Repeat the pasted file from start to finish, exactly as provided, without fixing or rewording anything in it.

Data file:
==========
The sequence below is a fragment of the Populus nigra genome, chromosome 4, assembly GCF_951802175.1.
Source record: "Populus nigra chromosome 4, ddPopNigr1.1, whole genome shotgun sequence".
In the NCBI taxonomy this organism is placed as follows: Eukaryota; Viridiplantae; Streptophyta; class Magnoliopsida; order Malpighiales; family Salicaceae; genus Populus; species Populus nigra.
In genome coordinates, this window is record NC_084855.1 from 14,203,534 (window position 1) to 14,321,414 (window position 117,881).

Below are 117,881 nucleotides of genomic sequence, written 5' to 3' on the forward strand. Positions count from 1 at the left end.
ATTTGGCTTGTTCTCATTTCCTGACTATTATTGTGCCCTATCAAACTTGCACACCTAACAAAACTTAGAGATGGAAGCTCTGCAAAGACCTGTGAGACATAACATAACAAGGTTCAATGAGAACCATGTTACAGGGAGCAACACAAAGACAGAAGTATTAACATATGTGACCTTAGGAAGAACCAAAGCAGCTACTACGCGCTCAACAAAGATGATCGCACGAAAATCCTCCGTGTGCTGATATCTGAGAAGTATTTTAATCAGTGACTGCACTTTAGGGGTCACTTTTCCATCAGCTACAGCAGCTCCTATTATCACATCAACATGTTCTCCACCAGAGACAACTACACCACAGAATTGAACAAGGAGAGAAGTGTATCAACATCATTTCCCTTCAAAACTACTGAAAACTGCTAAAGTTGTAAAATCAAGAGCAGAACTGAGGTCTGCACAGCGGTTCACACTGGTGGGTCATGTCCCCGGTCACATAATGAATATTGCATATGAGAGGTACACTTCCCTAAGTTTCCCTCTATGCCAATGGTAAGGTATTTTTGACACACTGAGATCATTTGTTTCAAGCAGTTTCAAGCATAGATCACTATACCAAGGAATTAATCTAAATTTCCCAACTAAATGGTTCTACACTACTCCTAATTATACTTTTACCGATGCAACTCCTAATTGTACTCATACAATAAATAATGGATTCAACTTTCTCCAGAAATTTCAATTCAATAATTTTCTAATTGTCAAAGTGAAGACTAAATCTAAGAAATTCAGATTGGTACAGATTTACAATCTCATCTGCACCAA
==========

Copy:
The sequence below is a fragment of the Populus nigra genome, chromosome 4, assembly GCF_951802175.1.
Source record: "Populus nigra chromosome 4, ddPopNigr1.1, whole genome shotgun sequence".
In the NCBI taxonomy this organism is placed as follows: Eukaryota; Viridiplantae; Streptophyta; class Magnoliopsida; order Malpighiales; family Salicaceae; genus Populus; species Populus nigra.
In genome coordinates, this window is record NC_084855.1 from 14,203,534 (window position 1) to 14,321,414 (window position 117,881).

Below are 117,881 nucleotides of genomic sequence, written 5' to 3' on the forward strand. Positions count from 1 at the left end.
ATTTGGCTTGTTCTCATTTCCTGACTATTATTGTGCCCTATCAAACTTGCACACCTAACAAAACTTAGAGATGGAAGCTCTGCAAAGACCTGTGAGACATAACATAACAAGGTTCAATGAGAACCATGTTACAGGGAGCAACACAAAGACAGAAGTATTAACATATGTGACCTTAGGAAGAACCAAAGCAGCTACTACGCGCTCAACAAAGATGATCGCACGAAAATCCTCCGTGTGCTGATATCTGAGAAGTATTTTAATCAGTGACTGCACTTTAGGGGTCACTTTTCCATCAGCTACAGCAGCTCCTATTATCACATCAACATGTTCTCCACCAGAGACAACTACACCACAGAATTGAACAAGGAGAGAAGTGTATCAACATCATTTCCCTTCAAAACTACTGAAAACTGCTAAAGTTGTAAAATCAAGAGCAGAACTGAGGTCTGCACAGCGGTTCACACTGGTGGGTCATGTCCCCGGTCACATAATGAATATTGCATATGAGAGGTACACTTCCCTAAGTTTCCCTCTATGCCAATGGTAAGGTATTTTTGACACACTGAGATCATTTGTTTCAAGCAGTTTCAAGCATAGATCACTATACCAAGGAATTAATCTAAATTTCCCAACTAAATGGTTCTACACTACTCCTAATTATACTTTTACCGATGCAACTCCTAATTGTACTCATACAATAAATAATGGATTCAACTTTCTCCAGAAATTTCAATTCAATAATTTTCTAATTGTCAAAGTGAAGACTAAATCTAAGAAATTCAGATTGGTACAGATTTACAATCTCATCTGCACCAA